Back in June of 2012, I found EM’s blog and we met during JuNoWriMo. I interviewed her back in June and found out she is from England (my favorite country) and lives in a castle (so cool) and a few months later, she asked me to read one of her short stories (talented writer). She is amazing.
So, EM, why do you blog?
Thank you Sydney for inviting me to guest post on your blog!
Sydney and I both started blogging on March 1st, 2012, and I’m thrilled to be part of her first blogiversary celebrations!
Today’s topic is “Why do you blog?”
I’m a writer. I have been writing Fantasy stories for 15 years, and I’ve been thinking about getting one of them published for about 3 years. When I researched how to do this, it was clear from the start Internet was an invaluable information tool. So at first I just used the writing resources I found online to improve my writing and to research the publishing process, without having an online presence myself.
Then I came across – and followed – a couple of writers’ blogs. If you want to check them out, here they are: Elizabeth May, Susan Dennard and Claire Legrand. Month after month, these ladies documented the writing journey that took them from unknown YA writers polishing a manuscript to successful traditionally published authors. About 18 months ago, I wrote them an email, telling them how I found their blogs inspiring.
And they replied. And they wished me good luck with my own writing journey.
That was when I realised I was missing out on something there. I had always thought I wouldn’t need an online presence before getting published (because honestly, who on earth would want to read a blog written by me?!). Then I read Are You There Blog? It’s Me, Writer by the amazing Kristen Lamb. In her book, Kristen explains how having a blog, when you’re a writer, is as necessary as writing your book itself. Because in this day and age, getting a book published, then read, implies networking with readers, publishers, agents, editors and other writers. And the best way to do this is via Internet.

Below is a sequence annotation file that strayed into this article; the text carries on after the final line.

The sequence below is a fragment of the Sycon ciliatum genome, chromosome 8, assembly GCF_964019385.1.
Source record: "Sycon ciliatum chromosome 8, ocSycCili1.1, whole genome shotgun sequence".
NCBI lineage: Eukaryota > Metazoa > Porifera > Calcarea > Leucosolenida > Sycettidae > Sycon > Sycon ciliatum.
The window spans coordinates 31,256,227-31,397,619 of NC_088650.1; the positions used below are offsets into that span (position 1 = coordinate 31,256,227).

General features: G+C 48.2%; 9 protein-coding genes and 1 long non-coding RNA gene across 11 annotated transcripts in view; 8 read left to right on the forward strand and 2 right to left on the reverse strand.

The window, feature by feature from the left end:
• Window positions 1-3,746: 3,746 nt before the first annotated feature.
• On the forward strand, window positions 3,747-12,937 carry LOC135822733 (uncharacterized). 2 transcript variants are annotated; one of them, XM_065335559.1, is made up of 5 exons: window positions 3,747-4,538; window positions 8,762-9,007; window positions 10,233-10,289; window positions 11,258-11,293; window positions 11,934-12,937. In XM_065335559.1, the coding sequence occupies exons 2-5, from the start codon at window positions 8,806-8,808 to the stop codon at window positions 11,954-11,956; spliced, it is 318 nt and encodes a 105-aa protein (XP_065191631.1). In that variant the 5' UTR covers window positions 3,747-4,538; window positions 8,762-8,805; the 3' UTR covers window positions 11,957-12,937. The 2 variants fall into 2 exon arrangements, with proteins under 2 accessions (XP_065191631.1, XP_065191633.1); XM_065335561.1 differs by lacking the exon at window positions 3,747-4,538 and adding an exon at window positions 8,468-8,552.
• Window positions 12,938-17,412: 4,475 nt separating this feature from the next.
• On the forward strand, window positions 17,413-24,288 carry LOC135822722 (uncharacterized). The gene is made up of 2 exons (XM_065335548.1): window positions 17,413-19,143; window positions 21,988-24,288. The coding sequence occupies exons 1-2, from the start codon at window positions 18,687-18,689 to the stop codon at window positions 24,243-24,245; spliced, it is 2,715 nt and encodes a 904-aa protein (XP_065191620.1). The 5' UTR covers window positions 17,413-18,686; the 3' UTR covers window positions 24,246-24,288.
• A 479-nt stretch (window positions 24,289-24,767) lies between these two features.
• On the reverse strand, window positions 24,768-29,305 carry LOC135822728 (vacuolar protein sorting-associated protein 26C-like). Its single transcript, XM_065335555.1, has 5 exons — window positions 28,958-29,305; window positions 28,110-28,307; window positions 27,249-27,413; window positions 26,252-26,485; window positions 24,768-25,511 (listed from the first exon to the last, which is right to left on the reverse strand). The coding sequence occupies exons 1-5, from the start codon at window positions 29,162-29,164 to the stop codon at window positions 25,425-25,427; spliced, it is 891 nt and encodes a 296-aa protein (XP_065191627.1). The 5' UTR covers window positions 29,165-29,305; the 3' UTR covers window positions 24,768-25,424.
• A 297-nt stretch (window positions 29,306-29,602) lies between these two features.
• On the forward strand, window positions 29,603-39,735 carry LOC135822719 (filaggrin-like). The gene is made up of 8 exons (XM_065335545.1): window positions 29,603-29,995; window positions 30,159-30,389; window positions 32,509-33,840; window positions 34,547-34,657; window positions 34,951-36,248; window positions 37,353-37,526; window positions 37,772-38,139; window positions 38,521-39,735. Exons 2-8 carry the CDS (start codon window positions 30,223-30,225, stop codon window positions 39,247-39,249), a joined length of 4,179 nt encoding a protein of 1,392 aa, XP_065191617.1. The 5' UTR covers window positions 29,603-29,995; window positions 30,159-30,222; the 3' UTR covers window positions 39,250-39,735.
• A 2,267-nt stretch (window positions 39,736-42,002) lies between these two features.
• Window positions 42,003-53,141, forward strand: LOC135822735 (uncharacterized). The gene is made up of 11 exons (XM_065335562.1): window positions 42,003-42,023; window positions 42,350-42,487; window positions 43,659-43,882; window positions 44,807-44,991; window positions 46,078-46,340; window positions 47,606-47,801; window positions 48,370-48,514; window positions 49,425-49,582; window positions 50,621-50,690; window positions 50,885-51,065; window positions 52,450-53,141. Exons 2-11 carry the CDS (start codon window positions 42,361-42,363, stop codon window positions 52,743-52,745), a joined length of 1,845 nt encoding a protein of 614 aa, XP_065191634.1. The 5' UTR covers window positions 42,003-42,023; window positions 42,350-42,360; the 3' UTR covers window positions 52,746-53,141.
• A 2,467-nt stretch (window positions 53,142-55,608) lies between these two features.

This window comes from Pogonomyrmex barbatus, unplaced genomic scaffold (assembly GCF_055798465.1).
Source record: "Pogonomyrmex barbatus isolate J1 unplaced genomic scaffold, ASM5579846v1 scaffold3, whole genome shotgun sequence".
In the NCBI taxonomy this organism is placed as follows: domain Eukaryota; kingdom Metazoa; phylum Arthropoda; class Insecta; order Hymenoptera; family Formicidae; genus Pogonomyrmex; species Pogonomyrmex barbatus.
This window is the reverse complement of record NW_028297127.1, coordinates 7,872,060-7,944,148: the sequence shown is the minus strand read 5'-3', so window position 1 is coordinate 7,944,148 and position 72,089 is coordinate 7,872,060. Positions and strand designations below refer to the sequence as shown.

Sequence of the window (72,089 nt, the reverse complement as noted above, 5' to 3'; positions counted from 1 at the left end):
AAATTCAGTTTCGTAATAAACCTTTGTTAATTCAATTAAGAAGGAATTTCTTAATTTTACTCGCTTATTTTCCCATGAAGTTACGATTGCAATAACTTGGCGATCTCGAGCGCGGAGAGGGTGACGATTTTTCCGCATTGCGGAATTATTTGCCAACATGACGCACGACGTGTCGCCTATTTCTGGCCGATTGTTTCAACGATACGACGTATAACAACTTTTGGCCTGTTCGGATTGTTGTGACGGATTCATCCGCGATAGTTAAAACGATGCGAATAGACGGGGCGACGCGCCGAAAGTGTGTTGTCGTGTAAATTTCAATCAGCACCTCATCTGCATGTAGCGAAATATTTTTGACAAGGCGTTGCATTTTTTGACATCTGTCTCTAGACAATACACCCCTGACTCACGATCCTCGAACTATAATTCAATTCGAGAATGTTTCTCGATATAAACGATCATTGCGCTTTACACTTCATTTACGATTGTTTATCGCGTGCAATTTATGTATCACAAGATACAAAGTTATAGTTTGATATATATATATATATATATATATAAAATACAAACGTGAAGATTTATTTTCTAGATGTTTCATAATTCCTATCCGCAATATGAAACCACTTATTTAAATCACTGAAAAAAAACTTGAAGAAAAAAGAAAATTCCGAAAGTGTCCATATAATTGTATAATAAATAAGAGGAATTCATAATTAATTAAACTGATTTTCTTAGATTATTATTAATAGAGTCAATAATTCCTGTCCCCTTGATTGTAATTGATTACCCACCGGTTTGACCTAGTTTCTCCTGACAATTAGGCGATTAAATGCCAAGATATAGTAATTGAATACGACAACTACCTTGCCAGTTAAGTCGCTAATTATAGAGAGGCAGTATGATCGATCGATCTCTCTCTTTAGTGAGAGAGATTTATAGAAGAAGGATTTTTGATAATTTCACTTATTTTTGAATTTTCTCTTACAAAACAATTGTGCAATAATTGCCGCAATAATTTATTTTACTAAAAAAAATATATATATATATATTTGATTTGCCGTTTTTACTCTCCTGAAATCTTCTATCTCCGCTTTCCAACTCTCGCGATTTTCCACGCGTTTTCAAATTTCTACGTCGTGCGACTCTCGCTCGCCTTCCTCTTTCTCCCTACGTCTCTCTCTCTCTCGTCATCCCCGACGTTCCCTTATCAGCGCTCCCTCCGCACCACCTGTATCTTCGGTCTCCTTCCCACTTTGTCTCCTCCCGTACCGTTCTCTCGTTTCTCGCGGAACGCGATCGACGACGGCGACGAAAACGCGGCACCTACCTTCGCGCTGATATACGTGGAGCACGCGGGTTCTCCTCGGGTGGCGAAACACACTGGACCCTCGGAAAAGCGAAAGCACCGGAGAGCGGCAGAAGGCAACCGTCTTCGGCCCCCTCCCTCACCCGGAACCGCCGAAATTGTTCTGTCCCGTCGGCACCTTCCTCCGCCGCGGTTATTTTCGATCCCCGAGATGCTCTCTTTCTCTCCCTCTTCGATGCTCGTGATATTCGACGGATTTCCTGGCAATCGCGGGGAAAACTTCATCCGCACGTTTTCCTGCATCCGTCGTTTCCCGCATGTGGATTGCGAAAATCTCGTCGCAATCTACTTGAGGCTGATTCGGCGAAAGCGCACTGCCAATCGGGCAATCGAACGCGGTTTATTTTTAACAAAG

So I launched my blog. I started a Facebook page. I got on Twitter. At first, I was shy, and obsessed with the quality of my blog content. And in many ways, I still am. But I have also built an amazing network of writerly friends, who have all contributed to making me a better writer, closer to publication than I could ever hope.
I always say my blog is a way of “paying it forward”. I’m still not published, so I have nothing to sell. But I’m hoping all the people who stop by my blog, read my posts and comment on them, follow my blog or my Twitter feed, find something useful there. I relay news from the publishing industry, recommend books I like, share my writing tips and interact with whoever is kind enough to follow me. I cheer other writers on. I promote their books. I discuss trends with book bloggers. I give away books I love.
So why do I blog? Because writing is a solitary business. Sometimes you have to remember there are awesome book lovers out there. And Internet is the best place to find them.